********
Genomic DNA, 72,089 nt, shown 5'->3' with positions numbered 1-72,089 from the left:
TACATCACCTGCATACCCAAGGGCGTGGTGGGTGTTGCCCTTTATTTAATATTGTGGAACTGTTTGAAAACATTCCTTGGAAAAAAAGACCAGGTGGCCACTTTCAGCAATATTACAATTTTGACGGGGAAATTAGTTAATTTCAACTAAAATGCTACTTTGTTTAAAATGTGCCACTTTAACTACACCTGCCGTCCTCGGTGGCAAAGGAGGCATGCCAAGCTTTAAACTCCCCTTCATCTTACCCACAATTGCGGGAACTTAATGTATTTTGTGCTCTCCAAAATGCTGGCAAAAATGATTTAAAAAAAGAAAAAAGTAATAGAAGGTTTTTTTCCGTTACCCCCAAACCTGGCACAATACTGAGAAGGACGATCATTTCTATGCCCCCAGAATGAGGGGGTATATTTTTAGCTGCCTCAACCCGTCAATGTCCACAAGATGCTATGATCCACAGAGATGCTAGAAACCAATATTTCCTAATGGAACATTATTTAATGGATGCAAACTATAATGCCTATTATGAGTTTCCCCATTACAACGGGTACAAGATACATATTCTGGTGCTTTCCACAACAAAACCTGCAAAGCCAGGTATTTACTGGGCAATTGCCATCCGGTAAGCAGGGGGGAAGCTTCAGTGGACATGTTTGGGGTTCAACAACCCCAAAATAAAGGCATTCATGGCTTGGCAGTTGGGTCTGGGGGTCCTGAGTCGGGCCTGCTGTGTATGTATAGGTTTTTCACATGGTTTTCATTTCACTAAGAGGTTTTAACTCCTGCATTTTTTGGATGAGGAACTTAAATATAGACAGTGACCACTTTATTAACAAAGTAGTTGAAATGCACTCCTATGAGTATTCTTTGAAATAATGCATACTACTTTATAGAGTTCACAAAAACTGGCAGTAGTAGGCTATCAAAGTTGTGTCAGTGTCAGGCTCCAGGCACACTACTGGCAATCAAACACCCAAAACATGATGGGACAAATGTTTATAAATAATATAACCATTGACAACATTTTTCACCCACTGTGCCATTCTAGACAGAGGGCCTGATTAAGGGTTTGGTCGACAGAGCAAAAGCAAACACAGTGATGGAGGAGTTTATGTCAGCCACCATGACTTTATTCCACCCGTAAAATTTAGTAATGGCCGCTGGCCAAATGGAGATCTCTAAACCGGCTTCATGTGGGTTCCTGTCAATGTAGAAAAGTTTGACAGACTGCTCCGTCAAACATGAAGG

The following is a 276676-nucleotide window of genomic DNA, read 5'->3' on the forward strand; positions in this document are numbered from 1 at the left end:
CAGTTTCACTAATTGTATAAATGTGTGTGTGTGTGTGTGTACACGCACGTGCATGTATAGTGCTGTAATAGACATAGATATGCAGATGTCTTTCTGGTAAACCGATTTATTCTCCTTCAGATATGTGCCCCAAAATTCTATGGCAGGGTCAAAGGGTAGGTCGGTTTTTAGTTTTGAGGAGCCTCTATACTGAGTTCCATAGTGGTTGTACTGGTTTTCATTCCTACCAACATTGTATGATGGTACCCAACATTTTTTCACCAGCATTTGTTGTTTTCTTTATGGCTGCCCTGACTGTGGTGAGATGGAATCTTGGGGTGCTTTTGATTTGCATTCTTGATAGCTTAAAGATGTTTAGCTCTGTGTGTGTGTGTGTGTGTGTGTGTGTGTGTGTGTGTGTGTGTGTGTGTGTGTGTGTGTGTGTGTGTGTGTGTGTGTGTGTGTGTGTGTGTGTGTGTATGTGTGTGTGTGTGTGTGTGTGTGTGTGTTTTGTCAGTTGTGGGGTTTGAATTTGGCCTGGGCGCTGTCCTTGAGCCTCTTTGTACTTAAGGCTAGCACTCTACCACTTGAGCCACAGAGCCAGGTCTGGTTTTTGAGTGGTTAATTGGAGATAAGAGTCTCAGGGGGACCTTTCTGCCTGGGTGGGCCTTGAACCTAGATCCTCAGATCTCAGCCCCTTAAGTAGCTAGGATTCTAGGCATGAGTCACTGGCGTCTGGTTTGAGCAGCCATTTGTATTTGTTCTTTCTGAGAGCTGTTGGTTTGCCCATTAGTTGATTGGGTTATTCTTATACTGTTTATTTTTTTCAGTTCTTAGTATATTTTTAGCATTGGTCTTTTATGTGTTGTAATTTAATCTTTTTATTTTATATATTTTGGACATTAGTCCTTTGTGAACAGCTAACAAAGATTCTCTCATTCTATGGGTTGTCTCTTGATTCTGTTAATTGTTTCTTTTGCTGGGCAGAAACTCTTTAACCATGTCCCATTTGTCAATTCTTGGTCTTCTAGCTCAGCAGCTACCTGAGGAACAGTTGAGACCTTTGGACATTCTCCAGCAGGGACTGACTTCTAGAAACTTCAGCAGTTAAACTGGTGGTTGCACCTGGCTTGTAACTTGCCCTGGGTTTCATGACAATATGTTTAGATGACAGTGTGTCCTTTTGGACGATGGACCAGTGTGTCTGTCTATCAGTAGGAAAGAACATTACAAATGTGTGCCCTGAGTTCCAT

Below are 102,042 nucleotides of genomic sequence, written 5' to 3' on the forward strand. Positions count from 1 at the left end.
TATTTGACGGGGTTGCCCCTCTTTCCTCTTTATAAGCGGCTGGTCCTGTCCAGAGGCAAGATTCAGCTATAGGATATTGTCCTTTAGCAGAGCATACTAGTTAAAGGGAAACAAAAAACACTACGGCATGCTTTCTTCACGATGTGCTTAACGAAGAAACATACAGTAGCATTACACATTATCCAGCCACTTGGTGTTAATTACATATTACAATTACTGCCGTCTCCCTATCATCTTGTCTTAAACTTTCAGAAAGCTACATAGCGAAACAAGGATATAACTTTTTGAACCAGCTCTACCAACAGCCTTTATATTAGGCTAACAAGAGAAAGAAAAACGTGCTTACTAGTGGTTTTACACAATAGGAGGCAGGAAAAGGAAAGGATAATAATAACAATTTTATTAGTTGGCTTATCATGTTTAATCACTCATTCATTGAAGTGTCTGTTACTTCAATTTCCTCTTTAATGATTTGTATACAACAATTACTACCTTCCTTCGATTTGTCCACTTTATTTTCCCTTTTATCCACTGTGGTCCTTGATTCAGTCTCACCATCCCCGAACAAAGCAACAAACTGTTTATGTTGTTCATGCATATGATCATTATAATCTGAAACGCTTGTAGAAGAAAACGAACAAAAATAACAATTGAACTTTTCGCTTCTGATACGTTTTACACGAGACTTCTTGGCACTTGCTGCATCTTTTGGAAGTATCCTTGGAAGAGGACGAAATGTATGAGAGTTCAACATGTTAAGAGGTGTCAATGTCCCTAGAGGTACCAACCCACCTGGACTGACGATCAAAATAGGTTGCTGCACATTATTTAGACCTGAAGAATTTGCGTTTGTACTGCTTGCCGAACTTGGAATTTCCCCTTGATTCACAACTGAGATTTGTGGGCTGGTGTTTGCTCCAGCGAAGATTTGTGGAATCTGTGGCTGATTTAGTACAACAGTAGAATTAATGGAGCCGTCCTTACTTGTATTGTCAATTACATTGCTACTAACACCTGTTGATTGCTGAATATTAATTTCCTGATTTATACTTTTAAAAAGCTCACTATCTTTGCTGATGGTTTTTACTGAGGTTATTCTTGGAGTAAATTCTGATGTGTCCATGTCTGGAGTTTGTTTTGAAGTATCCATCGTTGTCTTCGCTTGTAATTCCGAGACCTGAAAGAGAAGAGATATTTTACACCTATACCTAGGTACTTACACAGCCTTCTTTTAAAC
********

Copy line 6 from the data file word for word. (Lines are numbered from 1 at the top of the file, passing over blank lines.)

TATTTGACGGGGTTGCCCCTCTTTCCTCTTTATAAGCGGCTGGTCCTGTCCAGAGGCAAGATTCAGCTATAGGATATTGTCCTTTAGCAGAGCATACTAGTTAAAGGGAAACAAAAAACACTACGGCATGCTTTCTTCACGATGTGCTTAACGAAGAAACATACAGTAGCATTACACATTATCCAGCCACTTGGTGTTAATTACATATTACAATTACTGCCGTCTCCCTATCATCTTGTCTTAAACTTTCAGAAAGCTACATAGCGAAACAAGGATATAACTTTTTGAACCAGCTCTACCAACAGCCTTTATATTAGGCTAACAAGAGAAAGAAAAACGTGCTTACTAGTGGTTTTACACAATAGGAGGCAGGAAAAGGAAAGGATAATAATAACAATTTTATTAGTTGGCTTATCATGTTTAATCACTCATTCATTGAAGTGTCTGTTACTTCAATTTCCTCTTTAATGATTTGTATACAACAATTACTACCTTCCTTCGATTTGTCCACTTTATTTTCCCTTTTATCCACTGTGGTCCTTGATTCAGTCTCACCATCCCCGAACAAAGCAACAAACTGTTTATGTTGTTCATGCATATGATCATTATAATCTGAAACGCTTGTAGAAGAAAACGAACAAAAATAACAATTGAACTTTTCGCTTCTGATACGTTTTACACGAGACTTCTTGGCACTTGCTGCATCTTTTGGAAGTATCCTTGGAAGAGGACGAAATGTATGAGAGTTCAACATGTTAAGAGGTGTCAATGTCCCTAGAGGTACCAACCCACCTGGACTGACGATCAAAATAGGTTGCTGCACATTATTTAGACCTGAAGAATTTGCGTTTGTACTGCTTGCCGAACTTGGAATTTCCCCTTGATTCACAACTGAGATTTGTGGGCTGGTGTTTGCTCCAGCGAAGATTTGTGGAATCTGTGGCTGATTTAGTACAACAGTAGAATTAATGGAGCCGTCCTTACTTGTATTGTCAATTACATTGCTACTAACACCTGTTGATTGCTGAATATTAATTTCCTGATTTATACTTTTAAAAAGCTCACTATCTTTGCTGATGGTTTTTACTGAGGTTATTCTTGGAGTAAATTCTGATGTGTCCATGTCTGGAGTTTGTTTTGAAGTATCCATCGTTGTCTTCGCTTGTAATTCCGAGACCTGAAAGAGAAGAGATATTTTACACCTATACCTAGGTACTTACACAGCCTTCTTTTAAAC